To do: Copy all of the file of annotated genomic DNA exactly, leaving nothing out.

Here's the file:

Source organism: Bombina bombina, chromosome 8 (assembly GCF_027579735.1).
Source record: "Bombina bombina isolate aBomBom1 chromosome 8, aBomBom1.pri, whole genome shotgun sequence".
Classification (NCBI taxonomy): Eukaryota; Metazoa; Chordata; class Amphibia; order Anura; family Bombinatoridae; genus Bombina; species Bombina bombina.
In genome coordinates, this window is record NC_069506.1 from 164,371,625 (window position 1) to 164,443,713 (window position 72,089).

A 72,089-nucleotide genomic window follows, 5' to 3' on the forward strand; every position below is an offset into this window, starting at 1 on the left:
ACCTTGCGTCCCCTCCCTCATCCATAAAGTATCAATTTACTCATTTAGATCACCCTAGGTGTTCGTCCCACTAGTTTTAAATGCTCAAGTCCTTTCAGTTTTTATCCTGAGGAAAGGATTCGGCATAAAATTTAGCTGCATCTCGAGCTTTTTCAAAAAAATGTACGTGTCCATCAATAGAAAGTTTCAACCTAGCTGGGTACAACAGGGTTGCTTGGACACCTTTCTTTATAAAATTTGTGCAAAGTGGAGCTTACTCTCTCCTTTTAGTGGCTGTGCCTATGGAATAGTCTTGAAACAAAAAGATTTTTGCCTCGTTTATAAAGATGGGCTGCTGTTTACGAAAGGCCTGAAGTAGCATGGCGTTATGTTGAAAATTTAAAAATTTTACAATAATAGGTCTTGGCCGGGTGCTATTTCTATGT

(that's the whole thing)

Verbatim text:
Source organism: Bombina bombina, chromosome 8 (assembly GCF_027579735.1).
Source record: "Bombina bombina isolate aBomBom1 chromosome 8, aBomBom1.pri, whole genome shotgun sequence".
Classification (NCBI taxonomy): Eukaryota; Metazoa; Chordata; class Amphibia; order Anura; family Bombinatoridae; genus Bombina; species Bombina bombina.
In genome coordinates, this window is record NC_069506.1 from 164,371,625 (window position 1) to 164,443,713 (window position 72,089).

A 72,089-nucleotide genomic window follows, 5' to 3' on the forward strand; every position below is an offset into this window, starting at 1 on the left:
ACCTTGCGTCCCCTCCCTCATCCATAAAGTATCAATTTACTCATTTAGATCACCCTAGGTGTTCGTCCCACTAGTTTTAAATGCTCAAGTCCTTTCAGTTTTTATCCTGAGGAAAGGATTCGGCATAAAATTTAGCTGCATCTCGAGCTTTTTCAAAAAAATGTACGTGTCCATCAATAGAAAGTTTCAACCTAGCTGGGTACAACAGGGTTGCTTGGACACCTTTCTTTATAAAATTTGTGCAAAGTGGAGCTTACTCTCTCCTTTTAGTGGCTGTGCCTATGGAATAGTCTTGAAACAAAAAGATTTTTGCCTCGTTTATAAAGATGGGCTGCTGTTTACGAAAGGCCTGAAGTAGCATGGCGTTATGTTGAAAATTTAAAAATTTTACAATAATAGGTCTTGGCCGGGTGCTATTTCTATGT